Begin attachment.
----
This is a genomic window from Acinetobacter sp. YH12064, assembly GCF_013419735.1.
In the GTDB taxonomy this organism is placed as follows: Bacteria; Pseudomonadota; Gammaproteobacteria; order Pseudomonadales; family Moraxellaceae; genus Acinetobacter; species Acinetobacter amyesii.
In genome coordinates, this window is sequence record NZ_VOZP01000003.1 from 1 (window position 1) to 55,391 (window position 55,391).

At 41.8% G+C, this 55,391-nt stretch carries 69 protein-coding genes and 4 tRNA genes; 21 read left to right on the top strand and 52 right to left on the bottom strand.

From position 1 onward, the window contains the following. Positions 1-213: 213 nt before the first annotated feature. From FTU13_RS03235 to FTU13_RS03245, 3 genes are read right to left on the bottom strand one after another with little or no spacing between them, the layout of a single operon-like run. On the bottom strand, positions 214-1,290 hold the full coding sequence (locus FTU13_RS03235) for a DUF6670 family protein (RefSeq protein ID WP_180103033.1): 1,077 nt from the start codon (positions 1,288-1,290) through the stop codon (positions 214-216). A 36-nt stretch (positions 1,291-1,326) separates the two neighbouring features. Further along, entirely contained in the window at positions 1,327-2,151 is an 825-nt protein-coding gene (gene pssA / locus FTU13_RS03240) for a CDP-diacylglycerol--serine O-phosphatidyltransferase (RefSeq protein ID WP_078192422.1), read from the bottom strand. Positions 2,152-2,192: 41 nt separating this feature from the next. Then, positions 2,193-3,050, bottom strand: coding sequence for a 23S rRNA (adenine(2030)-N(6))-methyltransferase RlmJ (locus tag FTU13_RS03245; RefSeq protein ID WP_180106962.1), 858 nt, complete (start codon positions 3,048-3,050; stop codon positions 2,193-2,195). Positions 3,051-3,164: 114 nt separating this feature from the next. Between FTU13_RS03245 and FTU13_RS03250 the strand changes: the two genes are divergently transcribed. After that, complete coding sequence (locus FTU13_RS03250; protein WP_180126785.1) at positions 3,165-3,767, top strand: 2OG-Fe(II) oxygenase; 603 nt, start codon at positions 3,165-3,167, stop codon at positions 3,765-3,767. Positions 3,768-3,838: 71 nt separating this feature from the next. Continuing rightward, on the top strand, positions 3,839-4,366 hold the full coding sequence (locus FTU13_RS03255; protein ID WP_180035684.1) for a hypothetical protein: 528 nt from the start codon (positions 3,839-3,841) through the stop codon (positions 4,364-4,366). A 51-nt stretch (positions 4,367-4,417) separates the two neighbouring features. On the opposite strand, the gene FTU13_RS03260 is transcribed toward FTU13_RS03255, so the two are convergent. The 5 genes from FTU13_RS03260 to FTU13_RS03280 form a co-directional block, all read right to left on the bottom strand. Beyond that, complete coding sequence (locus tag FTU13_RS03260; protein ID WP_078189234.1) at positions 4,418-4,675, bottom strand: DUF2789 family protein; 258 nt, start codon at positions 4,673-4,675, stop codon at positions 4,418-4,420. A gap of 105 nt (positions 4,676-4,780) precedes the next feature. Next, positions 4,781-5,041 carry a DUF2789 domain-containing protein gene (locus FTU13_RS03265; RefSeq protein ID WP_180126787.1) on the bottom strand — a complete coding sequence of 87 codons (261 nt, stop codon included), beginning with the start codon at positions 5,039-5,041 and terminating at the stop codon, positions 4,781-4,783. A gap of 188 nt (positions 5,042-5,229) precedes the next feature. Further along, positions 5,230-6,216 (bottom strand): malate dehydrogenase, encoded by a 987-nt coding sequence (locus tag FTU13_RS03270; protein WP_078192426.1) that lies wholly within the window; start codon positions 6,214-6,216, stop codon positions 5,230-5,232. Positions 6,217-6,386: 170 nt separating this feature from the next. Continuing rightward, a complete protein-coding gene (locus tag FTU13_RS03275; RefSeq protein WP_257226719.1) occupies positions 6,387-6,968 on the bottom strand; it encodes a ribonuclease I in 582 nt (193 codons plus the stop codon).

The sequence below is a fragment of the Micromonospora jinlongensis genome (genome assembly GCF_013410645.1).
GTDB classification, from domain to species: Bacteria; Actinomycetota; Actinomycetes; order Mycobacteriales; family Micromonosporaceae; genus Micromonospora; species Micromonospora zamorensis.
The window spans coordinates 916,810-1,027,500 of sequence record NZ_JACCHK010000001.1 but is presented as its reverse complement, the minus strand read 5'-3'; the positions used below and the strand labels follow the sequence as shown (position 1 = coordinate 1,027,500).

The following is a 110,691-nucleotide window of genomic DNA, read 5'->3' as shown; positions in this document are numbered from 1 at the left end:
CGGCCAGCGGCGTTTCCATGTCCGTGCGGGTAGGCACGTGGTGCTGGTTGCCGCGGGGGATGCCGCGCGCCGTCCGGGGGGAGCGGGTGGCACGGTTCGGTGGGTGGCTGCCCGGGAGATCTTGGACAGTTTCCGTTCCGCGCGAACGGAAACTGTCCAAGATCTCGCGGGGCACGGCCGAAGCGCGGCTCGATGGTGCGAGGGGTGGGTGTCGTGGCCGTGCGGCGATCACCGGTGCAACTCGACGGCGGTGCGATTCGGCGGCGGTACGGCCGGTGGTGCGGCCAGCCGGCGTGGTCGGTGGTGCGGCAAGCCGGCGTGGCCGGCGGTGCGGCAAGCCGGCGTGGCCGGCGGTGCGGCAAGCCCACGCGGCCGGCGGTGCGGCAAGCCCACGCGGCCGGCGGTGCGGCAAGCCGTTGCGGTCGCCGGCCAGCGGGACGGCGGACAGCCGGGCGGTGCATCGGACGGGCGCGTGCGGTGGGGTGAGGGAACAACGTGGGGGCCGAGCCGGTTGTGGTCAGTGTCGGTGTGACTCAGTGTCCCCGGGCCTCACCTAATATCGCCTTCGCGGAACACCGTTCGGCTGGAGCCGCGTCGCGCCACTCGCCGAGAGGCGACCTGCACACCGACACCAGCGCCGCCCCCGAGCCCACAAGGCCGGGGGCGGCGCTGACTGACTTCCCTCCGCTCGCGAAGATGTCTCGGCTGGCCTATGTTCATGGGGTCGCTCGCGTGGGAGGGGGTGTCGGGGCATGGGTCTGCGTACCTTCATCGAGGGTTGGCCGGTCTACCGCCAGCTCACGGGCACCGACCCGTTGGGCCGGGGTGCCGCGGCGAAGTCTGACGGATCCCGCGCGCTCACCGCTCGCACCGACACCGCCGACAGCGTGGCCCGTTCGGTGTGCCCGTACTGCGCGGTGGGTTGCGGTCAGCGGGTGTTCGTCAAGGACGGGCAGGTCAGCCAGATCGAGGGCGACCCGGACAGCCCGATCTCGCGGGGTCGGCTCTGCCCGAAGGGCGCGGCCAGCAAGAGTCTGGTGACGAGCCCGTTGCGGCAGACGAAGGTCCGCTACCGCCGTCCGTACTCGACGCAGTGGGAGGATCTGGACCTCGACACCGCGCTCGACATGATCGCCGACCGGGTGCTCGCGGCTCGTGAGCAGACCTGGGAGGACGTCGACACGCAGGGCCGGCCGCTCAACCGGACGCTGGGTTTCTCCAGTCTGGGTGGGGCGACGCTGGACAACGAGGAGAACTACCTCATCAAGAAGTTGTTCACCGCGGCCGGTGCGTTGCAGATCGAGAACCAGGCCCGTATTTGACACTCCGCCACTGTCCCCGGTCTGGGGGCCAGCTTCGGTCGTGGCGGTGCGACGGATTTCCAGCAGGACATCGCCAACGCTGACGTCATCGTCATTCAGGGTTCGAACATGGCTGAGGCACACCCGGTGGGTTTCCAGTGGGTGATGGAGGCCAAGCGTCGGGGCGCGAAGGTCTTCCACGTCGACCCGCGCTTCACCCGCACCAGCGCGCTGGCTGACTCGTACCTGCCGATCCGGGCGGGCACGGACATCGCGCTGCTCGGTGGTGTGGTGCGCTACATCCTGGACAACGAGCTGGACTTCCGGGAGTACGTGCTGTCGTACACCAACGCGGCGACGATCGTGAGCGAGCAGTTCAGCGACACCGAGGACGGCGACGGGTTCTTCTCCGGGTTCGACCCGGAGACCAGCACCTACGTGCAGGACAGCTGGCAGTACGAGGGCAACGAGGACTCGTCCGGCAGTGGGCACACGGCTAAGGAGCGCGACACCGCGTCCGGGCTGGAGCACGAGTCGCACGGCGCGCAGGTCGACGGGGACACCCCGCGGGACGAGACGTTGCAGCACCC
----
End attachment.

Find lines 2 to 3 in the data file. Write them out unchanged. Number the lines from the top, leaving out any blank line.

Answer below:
In the GTDB taxonomy this organism is placed as follows: Bacteria; Pseudomonadota; Gammaproteobacteria; order Pseudomonadales; family Moraxellaceae; genus Acinetobacter; species Acinetobacter amyesii.
In genome coordinates, this window is sequence record NZ_VOZP01000003.1 from 1 (window position 1) to 55,391 (window position 55,391).